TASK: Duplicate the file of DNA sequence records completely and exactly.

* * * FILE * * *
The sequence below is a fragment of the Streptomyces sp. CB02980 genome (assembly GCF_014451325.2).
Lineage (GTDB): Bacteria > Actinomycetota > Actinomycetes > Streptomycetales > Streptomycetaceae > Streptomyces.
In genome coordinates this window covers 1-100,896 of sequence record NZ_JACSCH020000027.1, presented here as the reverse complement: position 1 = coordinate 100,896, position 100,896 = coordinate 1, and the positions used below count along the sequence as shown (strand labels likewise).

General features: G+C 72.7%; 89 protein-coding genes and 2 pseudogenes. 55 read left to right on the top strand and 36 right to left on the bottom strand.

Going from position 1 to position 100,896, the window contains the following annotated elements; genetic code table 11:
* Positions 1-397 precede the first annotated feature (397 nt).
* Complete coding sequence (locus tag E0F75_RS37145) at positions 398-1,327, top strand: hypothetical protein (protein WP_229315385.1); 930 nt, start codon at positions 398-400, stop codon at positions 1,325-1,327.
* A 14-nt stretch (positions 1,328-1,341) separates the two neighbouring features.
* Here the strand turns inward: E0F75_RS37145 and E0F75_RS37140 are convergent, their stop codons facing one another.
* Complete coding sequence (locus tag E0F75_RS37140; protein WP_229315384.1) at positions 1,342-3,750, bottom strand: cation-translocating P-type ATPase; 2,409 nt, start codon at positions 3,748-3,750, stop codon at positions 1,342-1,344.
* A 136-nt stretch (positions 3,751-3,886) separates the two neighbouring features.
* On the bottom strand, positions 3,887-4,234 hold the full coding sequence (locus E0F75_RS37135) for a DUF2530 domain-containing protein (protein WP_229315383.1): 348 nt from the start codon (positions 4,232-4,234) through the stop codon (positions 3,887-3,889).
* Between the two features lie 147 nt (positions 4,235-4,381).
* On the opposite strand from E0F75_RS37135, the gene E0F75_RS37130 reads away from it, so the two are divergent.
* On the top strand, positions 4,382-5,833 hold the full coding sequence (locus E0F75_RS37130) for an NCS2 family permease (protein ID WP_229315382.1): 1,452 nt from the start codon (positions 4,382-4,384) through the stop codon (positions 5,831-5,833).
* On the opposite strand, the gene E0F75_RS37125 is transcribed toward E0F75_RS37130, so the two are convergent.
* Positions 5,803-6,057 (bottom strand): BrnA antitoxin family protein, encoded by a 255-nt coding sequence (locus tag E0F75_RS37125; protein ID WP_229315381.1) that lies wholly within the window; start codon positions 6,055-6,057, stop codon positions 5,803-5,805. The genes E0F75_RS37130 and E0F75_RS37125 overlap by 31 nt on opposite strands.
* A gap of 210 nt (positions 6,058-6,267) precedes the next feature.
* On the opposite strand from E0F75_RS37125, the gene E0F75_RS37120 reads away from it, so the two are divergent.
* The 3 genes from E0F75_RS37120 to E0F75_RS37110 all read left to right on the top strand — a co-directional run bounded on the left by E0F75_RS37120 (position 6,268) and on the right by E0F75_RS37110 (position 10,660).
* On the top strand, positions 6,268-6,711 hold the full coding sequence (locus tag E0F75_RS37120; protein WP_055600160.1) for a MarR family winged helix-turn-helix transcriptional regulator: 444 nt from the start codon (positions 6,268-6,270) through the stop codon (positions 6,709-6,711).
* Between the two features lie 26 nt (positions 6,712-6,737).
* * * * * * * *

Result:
The sequence below is a fragment of the Streptomyces sp. CB02980 genome (assembly GCF_014451325.2).
Lineage (GTDB): Bacteria > Actinomycetota > Actinomycetes > Streptomycetales > Streptomycetaceae > Streptomyces.
In genome coordinates this window covers 1-100,896 of sequence record NZ_JACSCH020000027.1, presented here as the reverse complement: position 1 = coordinate 100,896, position 100,896 = coordinate 1, and the positions used below count along the sequence as shown (strand labels likewise).

General features: G+C 72.7%; 89 protein-coding genes and 2 pseudogenes. 55 read left to right on the top strand and 36 right to left on the bottom strand.

Going from position 1 to position 100,896, the window contains the following annotated elements; genetic code table 11:
* Positions 1-397 precede the first annotated feature (397 nt).
* Complete coding sequence (locus tag E0F75_RS37145) at positions 398-1,327, top strand: hypothetical protein (protein WP_229315385.1); 930 nt, start codon at positions 398-400, stop codon at positions 1,325-1,327.
* A 14-nt stretch (positions 1,328-1,341) separates the two neighbouring features.
* Here the strand turns inward: E0F75_RS37145 and E0F75_RS37140 are convergent, their stop codons facing one another.
* Complete coding sequence (locus tag E0F75_RS37140; protein WP_229315384.1) at positions 1,342-3,750, bottom strand: cation-translocating P-type ATPase; 2,409 nt, start codon at positions 3,748-3,750, stop codon at positions 1,342-1,344.
* A 136-nt stretch (positions 3,751-3,886) separates the two neighbouring features.
* On the bottom strand, positions 3,887-4,234 hold the full coding sequence (locus E0F75_RS37135) for a DUF2530 domain-containing protein (protein WP_229315383.1): 348 nt from the start codon (positions 4,232-4,234) through the stop codon (positions 3,887-3,889).
* Between the two features lie 147 nt (positions 4,235-4,381).
* On the opposite strand from E0F75_RS37135, the gene E0F75_RS37130 reads away from it, so the two are divergent.
* On the top strand, positions 4,382-5,833 hold the full coding sequence (locus E0F75_RS37130) for an NCS2 family permease (protein ID WP_229315382.1): 1,452 nt from the start codon (positions 4,382-4,384) through the stop codon (positions 5,831-5,833).
* On the opposite strand, the gene E0F75_RS37125 is transcribed toward E0F75_RS37130, so the two are convergent.
* Positions 5,803-6,057 (bottom strand): BrnA antitoxin family protein, encoded by a 255-nt coding sequence (locus tag E0F75_RS37125; protein ID WP_229315381.1) that lies wholly within the window; start codon positions 6,055-6,057, stop codon positions 5,803-5,805. The genes E0F75_RS37130 and E0F75_RS37125 overlap by 31 nt on opposite strands.
* A gap of 210 nt (positions 6,058-6,267) precedes the next feature.
* On the opposite strand from E0F75_RS37125, the gene E0F75_RS37120 reads away from it, so the two are divergent.
* The 3 genes from E0F75_RS37120 to E0F75_RS37110 all read left to right on the top strand — a co-directional run bounded on the left by E0F75_RS37120 (position 6,268) and on the right by E0F75_RS37110 (position 10,660).
* On the top strand, positions 6,268-6,711 hold the full coding sequence (locus tag E0F75_RS37120; protein WP_055600160.1) for a MarR family winged helix-turn-helix transcriptional regulator: 444 nt from the start codon (positions 6,268-6,270) through the stop codon (positions 6,709-6,711).
* Between the two features lie 26 nt (positions 6,712-6,737).